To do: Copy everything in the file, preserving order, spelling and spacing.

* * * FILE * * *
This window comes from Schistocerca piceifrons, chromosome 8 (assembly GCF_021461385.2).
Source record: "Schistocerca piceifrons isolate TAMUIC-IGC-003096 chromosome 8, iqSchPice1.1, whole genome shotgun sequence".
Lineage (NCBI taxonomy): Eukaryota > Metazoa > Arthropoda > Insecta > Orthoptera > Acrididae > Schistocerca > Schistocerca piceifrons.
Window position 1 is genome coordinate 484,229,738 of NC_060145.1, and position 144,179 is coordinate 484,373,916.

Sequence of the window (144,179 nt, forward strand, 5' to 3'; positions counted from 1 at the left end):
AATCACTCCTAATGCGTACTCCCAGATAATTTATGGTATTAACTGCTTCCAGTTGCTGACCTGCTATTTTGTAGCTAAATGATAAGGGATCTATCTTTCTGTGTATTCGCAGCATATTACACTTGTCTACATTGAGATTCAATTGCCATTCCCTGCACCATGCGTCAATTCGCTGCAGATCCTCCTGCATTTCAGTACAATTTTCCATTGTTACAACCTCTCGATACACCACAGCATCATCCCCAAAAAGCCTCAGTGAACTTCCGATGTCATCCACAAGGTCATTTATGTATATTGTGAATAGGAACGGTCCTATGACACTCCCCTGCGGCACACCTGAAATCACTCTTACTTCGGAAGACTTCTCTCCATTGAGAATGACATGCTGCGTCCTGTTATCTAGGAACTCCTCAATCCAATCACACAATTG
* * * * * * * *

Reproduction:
This window comes from Schistocerca piceifrons, chromosome 8 (assembly GCF_021461385.2).
Source record: "Schistocerca piceifrons isolate TAMUIC-IGC-003096 chromosome 8, iqSchPice1.1, whole genome shotgun sequence".
Lineage (NCBI taxonomy): Eukaryota > Metazoa > Arthropoda > Insecta > Orthoptera > Acrididae > Schistocerca > Schistocerca piceifrons.
Window position 1 is genome coordinate 484,229,738 of NC_060145.1, and position 144,179 is coordinate 484,373,916.

Sequence of the window (144,179 nt, forward strand, 5' to 3'; positions counted from 1 at the left end):
AATCACTCCTAATGCGTACTCCCAGATAATTTATGGTATTAACTGCTTCCAGTTGCTGACCTGCTATTTTGTAGCTAAATGATAAGGGATCTATCTTTCTGTGTATTCGCAGCATATTACACTTGTCTACATTGAGATTCAATTGCCATTCCCTGCACCATGCGTCAATTCGCTGCAGATCCTCCTGCATTTCAGTACAATTTTCCATTGTTACAACCTCTCGATACACCACAGCATCATCCCCAAAAAGCCTCAGTGAACTTCCGATGTCATCCACAAGGTCATTTATGTATATTGTGAATAGGAACGGTCCTATGACACTCCCCTGCGGCACACCTGAAATCACTCTTACTTCGGAAGACTTCTCTCCATTGAGAATGACATGCTGCGTCCTGTTATCTAGGAACTCCTCAATCCAATCACACAATTG